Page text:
Downtown Silver Spring-based United Therapeutics today announced it has partnered with former NFL player Devon Still and his daughter Leah, a survivor of high-risk neuroblastoma, to launch the educational initiative Braving NeuroBLASToma.
The initiative, launched during National Childhood Cancer Awareness Month, aims to shine a light on neuroblastoma, a rare childhood cancer affecting immature nerve cells called neuroblasts. Neuroblastoma often develops in infants and children under the age of five, but the average age of diagnosis is between one and two years old.
According to Cancer.Net, approximately 800 children are diagnosed with neuroblastoma, accounting for seven to ten percent of all childhood cancers in the U.S. At the time of diagnosis, nearly 70 percent of children will have advanced or metastatic neuroblastoma, with only half of these patients achieving remission. Neuroblastoma can start to form in several places including near the abdomen, spine, chest, or adrenal glands.
“When I first learned that Leah had high-risk neuroblastoma, the sense of fear and helplessness was so overwhelming that I struggled to know where to begin,” said Devon Still in a statement. “Over the years, so many in the childhood cancer community have shown us how much they care each and every step of the way, from making the tough decisions to ensuring Leah’s comfort while undergoing treatment. Partnering with United Therapeutics enables us to share our personal experiences with braving neuroblastoma and lend others the support we so generously received throughout the years.”
- A family-friendly toolkit with a resource-rich website, including a comprehensive library of information and resources such as questions for the doctor, navigating clinical trials, understanding treatment, and caregiver advice.
- A series of four beautifully illustrated books, including the latest release of Zara Takes Off – inspiring hope and encouragement as families transition to life after treatment. The new release includes a personal foreword penned by Leah, sharing details of her personal journey.
- Each book highlights different stages of the high-risk neuroblastoma journey, beginning with The Big Adventures of Little Skivolo that helps families understand diagnosis and treatment, The Next Big Adventure of Little Skivolo that focuses specifically on the antibody therapy phase of treatment, Little Skivolo’s Big Book of Fun, an activity book to help entertain kids and families during hospital stays and culminates with Zara Takes Off.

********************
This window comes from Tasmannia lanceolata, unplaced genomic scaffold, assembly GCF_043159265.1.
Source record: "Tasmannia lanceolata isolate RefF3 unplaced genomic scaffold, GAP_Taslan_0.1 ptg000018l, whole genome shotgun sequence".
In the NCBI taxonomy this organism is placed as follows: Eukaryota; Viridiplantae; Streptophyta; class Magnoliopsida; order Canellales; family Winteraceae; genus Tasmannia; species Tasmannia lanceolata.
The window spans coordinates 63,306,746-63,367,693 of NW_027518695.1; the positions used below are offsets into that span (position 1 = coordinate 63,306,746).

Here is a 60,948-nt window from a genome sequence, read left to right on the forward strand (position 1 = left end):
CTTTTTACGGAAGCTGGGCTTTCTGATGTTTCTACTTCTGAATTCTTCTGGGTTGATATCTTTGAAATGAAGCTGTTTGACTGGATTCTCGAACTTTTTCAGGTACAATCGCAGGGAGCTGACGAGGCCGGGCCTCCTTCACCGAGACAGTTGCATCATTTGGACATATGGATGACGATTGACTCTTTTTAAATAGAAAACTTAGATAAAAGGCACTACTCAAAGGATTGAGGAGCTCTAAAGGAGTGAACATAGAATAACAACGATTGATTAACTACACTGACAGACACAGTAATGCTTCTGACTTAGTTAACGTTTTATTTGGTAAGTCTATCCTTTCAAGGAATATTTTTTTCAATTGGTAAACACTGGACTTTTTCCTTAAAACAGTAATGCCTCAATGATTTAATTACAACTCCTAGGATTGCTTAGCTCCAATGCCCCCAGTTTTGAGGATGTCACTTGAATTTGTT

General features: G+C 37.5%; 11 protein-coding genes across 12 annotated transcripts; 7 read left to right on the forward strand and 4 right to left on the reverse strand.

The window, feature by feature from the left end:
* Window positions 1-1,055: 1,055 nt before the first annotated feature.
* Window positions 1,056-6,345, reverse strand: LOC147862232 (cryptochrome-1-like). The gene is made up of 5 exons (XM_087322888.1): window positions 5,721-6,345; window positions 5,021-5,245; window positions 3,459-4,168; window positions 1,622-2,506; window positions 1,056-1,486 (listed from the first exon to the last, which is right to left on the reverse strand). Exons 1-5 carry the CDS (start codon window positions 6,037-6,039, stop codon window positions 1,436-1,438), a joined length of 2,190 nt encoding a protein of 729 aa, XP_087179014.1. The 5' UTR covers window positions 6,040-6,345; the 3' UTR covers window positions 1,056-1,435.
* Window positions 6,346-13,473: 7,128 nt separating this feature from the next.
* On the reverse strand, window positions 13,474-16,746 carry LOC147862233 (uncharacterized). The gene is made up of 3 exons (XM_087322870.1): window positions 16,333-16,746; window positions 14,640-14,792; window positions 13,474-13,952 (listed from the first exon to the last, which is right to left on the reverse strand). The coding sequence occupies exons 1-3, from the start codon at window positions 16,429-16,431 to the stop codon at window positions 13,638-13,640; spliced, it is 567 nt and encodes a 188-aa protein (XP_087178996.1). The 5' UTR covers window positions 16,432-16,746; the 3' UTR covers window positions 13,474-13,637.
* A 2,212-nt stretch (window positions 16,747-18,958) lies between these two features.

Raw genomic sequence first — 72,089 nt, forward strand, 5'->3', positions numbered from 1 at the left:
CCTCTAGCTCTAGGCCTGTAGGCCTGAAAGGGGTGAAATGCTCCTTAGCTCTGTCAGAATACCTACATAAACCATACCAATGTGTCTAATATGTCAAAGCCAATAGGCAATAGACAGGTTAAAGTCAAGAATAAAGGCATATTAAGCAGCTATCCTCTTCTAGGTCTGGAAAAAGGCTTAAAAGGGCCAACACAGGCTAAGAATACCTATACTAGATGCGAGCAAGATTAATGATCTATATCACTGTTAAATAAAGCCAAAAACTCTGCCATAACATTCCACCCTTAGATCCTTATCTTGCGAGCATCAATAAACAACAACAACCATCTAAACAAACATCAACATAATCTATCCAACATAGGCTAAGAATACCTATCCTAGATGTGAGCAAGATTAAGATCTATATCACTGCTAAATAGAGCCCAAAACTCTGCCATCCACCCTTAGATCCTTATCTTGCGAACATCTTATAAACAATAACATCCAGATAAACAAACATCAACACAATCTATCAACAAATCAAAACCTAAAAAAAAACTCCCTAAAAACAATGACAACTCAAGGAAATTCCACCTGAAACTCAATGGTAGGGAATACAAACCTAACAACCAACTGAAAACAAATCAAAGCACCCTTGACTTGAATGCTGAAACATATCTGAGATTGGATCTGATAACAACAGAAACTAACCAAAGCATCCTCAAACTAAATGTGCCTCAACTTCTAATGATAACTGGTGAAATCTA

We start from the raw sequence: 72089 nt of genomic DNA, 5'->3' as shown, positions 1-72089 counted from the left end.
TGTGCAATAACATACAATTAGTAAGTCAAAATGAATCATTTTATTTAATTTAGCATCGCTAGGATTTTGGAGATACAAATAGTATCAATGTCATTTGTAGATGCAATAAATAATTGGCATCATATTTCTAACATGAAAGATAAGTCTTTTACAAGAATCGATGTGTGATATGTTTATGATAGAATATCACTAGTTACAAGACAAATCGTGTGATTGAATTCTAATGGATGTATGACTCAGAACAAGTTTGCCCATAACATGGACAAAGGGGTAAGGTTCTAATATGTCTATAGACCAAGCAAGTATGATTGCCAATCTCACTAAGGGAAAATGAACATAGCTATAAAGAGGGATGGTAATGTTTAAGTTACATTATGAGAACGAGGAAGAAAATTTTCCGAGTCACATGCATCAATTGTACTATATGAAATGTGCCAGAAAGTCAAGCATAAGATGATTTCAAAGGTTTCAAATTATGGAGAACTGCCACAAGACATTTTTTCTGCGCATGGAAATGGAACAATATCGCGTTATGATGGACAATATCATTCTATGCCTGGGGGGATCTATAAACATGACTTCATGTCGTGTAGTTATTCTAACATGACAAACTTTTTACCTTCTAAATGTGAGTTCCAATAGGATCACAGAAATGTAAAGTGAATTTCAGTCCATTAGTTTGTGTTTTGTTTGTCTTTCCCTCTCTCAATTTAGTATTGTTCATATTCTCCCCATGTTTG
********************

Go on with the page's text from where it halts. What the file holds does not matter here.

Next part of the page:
“For many years, United Therapeutics has been working with leading researchers in pediatric neuroblastoma, including the Children’s Oncology Group supported by the National Cancer Institute, to bring hope to thousands of families fighting this deadly childhood cancer,” said Karren Jackson, Oncology Program Head at United Therapeutics. “We are tremendously proud to partner with Devon Still and his daughter Leah to highlight what courage, resilience and support from loved ones can do for children and their families impacted by neuroblastoma.”
As treatment ends, families can start to transition out of treatment mode and into more familiar routines while the healthcare team continues to monitor the child’s recovery. Patients will continue to see their oncology team on a routine basis to monitor for long-term side effects and to ensure that the cancer has not returned, which requires continued vigilance.
“The treatment of a child with high-risk neuroblastoma challenges both patients and caregivers to their core, with each family enduring unique and evolving medical needs,” said Rochelle Bagatell, MD, Pediatric Oncologist, Children’s Hospital of Philadelphia, and Neuroblastoma Committee Chair for the Children’s Oncology Group. “As a care provider, I encourage families to leverage the resources available to them, so together we can ensure that each child receives the best care and support possible.”
United Therapeutics’ DDOMAL facility, located at the intersection of Spring St. and Cameron St. in downtown Silver Spring, produces Unituxin, a monoclonal antibody-based orphan drug treatment for pediatric neuroblastoma.
Photo courtesy Braving NeuroBLASToma/United Therapeutics
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